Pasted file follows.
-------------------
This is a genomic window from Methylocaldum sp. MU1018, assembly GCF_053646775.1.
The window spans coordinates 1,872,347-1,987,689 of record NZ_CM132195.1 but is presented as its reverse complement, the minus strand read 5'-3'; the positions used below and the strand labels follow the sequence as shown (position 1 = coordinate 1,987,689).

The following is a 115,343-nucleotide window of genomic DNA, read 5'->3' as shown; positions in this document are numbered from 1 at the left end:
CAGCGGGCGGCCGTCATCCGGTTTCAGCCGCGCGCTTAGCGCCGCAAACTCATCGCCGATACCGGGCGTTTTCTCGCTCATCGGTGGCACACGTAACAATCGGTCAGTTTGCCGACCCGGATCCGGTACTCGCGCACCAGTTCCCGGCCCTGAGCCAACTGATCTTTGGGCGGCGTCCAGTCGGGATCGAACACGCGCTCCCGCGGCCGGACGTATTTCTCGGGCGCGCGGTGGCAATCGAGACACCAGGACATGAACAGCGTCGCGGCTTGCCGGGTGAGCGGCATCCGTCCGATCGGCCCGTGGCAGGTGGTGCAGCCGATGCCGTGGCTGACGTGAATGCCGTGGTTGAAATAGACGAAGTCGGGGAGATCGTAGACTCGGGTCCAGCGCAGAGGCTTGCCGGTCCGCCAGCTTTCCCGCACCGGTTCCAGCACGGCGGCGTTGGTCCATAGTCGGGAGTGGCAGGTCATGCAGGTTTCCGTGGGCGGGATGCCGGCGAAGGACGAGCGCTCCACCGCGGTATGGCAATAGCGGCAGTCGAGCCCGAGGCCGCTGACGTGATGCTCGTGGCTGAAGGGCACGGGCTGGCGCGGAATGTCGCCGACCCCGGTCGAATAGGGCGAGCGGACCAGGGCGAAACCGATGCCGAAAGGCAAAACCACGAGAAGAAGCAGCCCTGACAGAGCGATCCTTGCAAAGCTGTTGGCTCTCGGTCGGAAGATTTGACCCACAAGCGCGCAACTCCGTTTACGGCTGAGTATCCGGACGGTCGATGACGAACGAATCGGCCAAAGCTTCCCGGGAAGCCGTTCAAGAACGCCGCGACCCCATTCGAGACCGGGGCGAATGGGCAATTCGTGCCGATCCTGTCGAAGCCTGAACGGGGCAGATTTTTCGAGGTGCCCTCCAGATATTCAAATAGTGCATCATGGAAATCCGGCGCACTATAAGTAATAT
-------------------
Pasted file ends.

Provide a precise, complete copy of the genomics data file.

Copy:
This is a genomic window from Methylocaldum sp. MU1018, assembly GCF_053646775.1.
The window spans coordinates 1,872,347-1,987,689 of record NZ_CM132195.1 but is presented as its reverse complement, the minus strand read 5'-3'; the positions used below and the strand labels follow the sequence as shown (position 1 = coordinate 1,987,689).

The following is a 115,343-nucleotide window of genomic DNA, read 5'->3' as shown; positions in this document are numbered from 1 at the left end:
CAGCGGGCGGCCGTCATCCGGTTTCAGCCGCGCGCTTAGCGCCGCAAACTCATCGCCGATACCGGGCGTTTTCTCGCTCATCGGTGGCACACGTAACAATCGGTCAGTTTGCCGACCCGGATCCGGTACTCGCGCACCAGTTCCCGGCCCTGAGCCAACTGATCTTTGGGCGGCGTCCAGTCGGGATCGAACACGCGCTCCCGCGGCCGGACGTATTTCTCGGGCGCGCGGTGGCAATCGAGACACCAGGACATGAACAGCGTCGCGGCTTGCCGGGTGAGCGGCATCCGTCCGATCGGCCCGTGGCAGGTGGTGCAGCCGATGCCGTGGCTGACGTGAATGCCGTGGTTGAAATAGACGAAGTCGGGGAGATCGTAGACTCGGGTCCAGCGCAGAGGCTTGCCGGTCCGCCAGCTTTCCCGCACCGGTTCCAGCACGGCGGCGTTGGTCCATAGTCGGGAGTGGCAGGTCATGCAGGTTTCCGTGGGCGGGATGCCGGCGAAGGACGAGCGCTCCACCGCGGTATGGCAATAGCGGCAGTCGAGCCCGAGGCCGCTGACGTGATGCTCGTGGCTGAAGGGCACGGGCTGGCGCGGAATGTCGCCGACCCCGGTCGAATAGGGCGAGCGGACCAGGGCGAAACCGATGCCGAAAGGCAAAACCACGAGAAGAAGCAGCCCTGACAGAGCGATCCTTGCAAAGCTGTTGGCTCTCGGTCGGAAGATTTGACCCACAAGCGCGCAACTCCGTTTACGGCTGAGTATCCGGACGGTCGATGACGAACGAATCGGCCAAAGCTTCCCGGGAAGCCGTTCAAGAACGCCGCGACCCCATTCGAGACCGGGGCGAATGGGCAATTCGTGCCGATCCTGTCGAAGCCTGAACGGGGCAGATTTTTCGAGGTGCCCTCCAGATATTCAAATAGTGCATCATGGAAATCCGGCGCACTATAAGTAATAT